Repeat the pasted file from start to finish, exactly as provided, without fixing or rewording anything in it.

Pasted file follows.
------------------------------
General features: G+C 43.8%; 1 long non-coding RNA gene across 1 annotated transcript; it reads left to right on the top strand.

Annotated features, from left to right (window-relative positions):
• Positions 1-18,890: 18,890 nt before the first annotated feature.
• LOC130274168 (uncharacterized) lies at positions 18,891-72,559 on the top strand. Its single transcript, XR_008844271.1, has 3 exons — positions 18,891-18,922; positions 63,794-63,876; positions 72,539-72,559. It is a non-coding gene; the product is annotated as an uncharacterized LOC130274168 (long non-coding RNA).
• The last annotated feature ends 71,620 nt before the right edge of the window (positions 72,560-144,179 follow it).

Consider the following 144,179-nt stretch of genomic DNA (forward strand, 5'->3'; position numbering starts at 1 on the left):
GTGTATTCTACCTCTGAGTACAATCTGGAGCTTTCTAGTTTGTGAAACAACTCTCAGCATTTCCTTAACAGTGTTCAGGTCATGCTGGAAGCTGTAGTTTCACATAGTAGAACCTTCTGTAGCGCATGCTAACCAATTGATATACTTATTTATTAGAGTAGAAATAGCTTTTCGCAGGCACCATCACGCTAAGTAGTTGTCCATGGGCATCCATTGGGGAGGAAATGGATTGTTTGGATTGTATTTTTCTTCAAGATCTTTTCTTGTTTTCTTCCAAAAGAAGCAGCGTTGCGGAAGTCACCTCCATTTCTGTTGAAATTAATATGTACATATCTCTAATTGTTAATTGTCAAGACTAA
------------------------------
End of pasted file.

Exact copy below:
General features: G+C 43.8%; 1 long non-coding RNA gene across 1 annotated transcript; it reads left to right on the top strand.

Annotated features, from left to right (window-relative positions):
• Positions 1-18,890: 18,890 nt before the first annotated feature.
• LOC130274168 (uncharacterized) lies at positions 18,891-72,559 on the top strand. Its single transcript, XR_008844271.1, has 3 exons — positions 18,891-18,922; positions 63,794-63,876; positions 72,539-72,559. It is a non-coding gene; the product is annotated as an uncharacterized LOC130274168 (long non-coding RNA).
• The last annotated feature ends 71,620 nt before the right edge of the window (positions 72,560-144,179 follow it).

Consider the following 144,179-nt stretch of genomic DNA (forward strand, 5'->3'; position numbering starts at 1 on the left):
GTGTATTCTACCTCTGAGTACAATCTGGAGCTTTCTAGTTTGTGAAACAACTCTCAGCATTTCCTTAACAGTGTTCAGGTCATGCTGGAAGCTGTAGTTTCACATAGTAGAACCTTCTGTAGCGCATGCTAACCAATTGATATACTTATTTATTAGAGTAGAAATAGCTTTTCGCAGGCACCATCACGCTAAGTAGTTGTCCATGGGCATCCATTGGGGAGGAAATGGATTGTTTGGATTGTATTTTTCTTCAAGATCTTTTCTTGTTTTCTTCCAAAAGAAGCAGCGTTGCGGAAGTCACCTCCATTTCTGTTGAAATTAATATGTACATATCTCTAATTGTTAATTGTCAAGACTAA